Creating interactive games, contests or posts on platforms like Facebook gives the audience a way to learn more about your film while engaging with your page.
Through an interactive Facebook page, you can direct your following to your other social channels and your trailer.
Don’t underestimate a trailer.
Video marketing is a tactic we see used across the board in industries of all kinds, but it’s especially predominant in the film industry.
In this context, video marketing tends to be a trailer or series of trailers released before the film’s release.
A trailer provides a sneak peek to your audience and can get them excited about your story. And people are becoming increasingly more visual. Many don’t want to read a lengthy, exhaustive post. But if you can show them how impactful your film will be, you could grow your following.
Create a website for your film.
Should you choose to create a website for your film, it doesn’t have to be anything crazy in terms of graphic design. Sometimes, less is more.
As long as your site is easy to navigate, provides essential information on your film and has the trailer easily accessible, you’re set.
You’ll want to include information on your film’s release as well as embed the trailer somewhere viewers can see it quickly.
Leverage celebrity and/or brand partnerships.
Of course, not every film has an A-list celebrity cast. If yours does, leverage their following to help your film’s marketing campaign gain traction.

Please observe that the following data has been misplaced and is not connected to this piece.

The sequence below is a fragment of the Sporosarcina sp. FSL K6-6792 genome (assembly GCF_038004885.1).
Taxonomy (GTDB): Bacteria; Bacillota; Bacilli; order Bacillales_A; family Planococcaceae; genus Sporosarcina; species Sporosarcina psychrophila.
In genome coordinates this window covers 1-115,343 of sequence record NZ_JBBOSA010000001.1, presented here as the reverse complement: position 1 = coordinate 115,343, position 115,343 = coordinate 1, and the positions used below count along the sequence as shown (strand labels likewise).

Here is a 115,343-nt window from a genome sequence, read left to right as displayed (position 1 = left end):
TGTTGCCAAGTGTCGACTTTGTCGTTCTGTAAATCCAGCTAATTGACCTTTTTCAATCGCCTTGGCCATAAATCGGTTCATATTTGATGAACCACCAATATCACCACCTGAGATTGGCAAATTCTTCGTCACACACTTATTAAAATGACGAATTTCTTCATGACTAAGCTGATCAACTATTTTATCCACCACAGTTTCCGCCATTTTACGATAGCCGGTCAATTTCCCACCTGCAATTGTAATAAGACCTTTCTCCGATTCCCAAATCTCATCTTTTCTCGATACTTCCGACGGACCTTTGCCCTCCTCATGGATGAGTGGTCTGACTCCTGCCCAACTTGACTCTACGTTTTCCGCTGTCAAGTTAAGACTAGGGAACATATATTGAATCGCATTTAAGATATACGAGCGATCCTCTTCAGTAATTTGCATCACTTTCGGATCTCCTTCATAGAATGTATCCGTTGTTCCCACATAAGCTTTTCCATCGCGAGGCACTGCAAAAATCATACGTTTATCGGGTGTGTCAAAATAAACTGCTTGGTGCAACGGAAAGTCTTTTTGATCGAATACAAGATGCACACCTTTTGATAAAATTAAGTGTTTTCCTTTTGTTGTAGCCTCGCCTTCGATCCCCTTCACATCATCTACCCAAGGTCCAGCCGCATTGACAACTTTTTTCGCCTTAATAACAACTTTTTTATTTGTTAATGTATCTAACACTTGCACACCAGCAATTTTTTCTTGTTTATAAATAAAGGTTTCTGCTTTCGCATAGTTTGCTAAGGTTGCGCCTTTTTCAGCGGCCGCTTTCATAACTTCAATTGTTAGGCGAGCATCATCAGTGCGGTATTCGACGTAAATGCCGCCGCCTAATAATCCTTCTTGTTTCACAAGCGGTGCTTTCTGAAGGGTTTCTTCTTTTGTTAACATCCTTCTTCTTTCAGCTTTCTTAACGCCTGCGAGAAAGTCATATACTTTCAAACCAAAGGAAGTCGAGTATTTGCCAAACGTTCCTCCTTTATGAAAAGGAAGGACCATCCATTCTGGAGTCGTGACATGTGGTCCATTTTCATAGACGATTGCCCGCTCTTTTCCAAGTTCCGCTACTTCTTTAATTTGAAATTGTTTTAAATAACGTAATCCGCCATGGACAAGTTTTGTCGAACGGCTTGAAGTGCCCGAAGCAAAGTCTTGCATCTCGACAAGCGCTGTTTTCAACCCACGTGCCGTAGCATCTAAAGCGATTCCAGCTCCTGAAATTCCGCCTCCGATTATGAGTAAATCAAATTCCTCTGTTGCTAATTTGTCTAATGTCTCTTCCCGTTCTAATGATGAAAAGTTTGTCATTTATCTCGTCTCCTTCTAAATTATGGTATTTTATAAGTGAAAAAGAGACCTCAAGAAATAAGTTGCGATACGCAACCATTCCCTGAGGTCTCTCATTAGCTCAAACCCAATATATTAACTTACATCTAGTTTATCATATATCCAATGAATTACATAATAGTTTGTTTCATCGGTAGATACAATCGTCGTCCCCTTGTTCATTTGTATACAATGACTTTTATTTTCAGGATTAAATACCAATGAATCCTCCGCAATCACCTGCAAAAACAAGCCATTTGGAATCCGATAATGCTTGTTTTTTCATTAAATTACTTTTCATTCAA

If your film doesn’t have an all-star cast, then relying on brand partnerships could be a better move. Let’s say your brand is sponsored by a beverage company.
If that beverage company has a following in the millions or even billions, you can collaborate with the brand to post content about your film and reach a larger, wider audience.
Don’t sleep on IMDB.
Getting your film onto IMDB can make your marketing efforts stand out from the crowd. Be as detailed as possible, providing every important detail about your film.
Encourage viewers to leave a review on your IMDB and try to get your film listed. For example, getting your film onto the “Top 250” could be an aspiration of yours.
Be strategic about press junkets.
When planning out your press junkets, be strategic about who you invite and why. Don’t only invite journalists. Of course, you’ll need to invite some journalists along with key film critics.
However, consider inviting influencers, bloggers, even fans. Diversifying your attendees at the press junkets could work in your favor.
Submit to film festivals.
If you want to get your film onscreen and before an audience, film festivals are a good way to gain exposure. Screening your film at one of these events increases your chances of gaining an audience before your film hits theaters.
Of course, just as every film is unique, every marketing plan will differ, too. Develop a marketing plan that will best benefit your film, and if you’re not seeing results, switch it up.
At the end of the day, as long as you know your goals for your film and lead with passion, you’ll find success.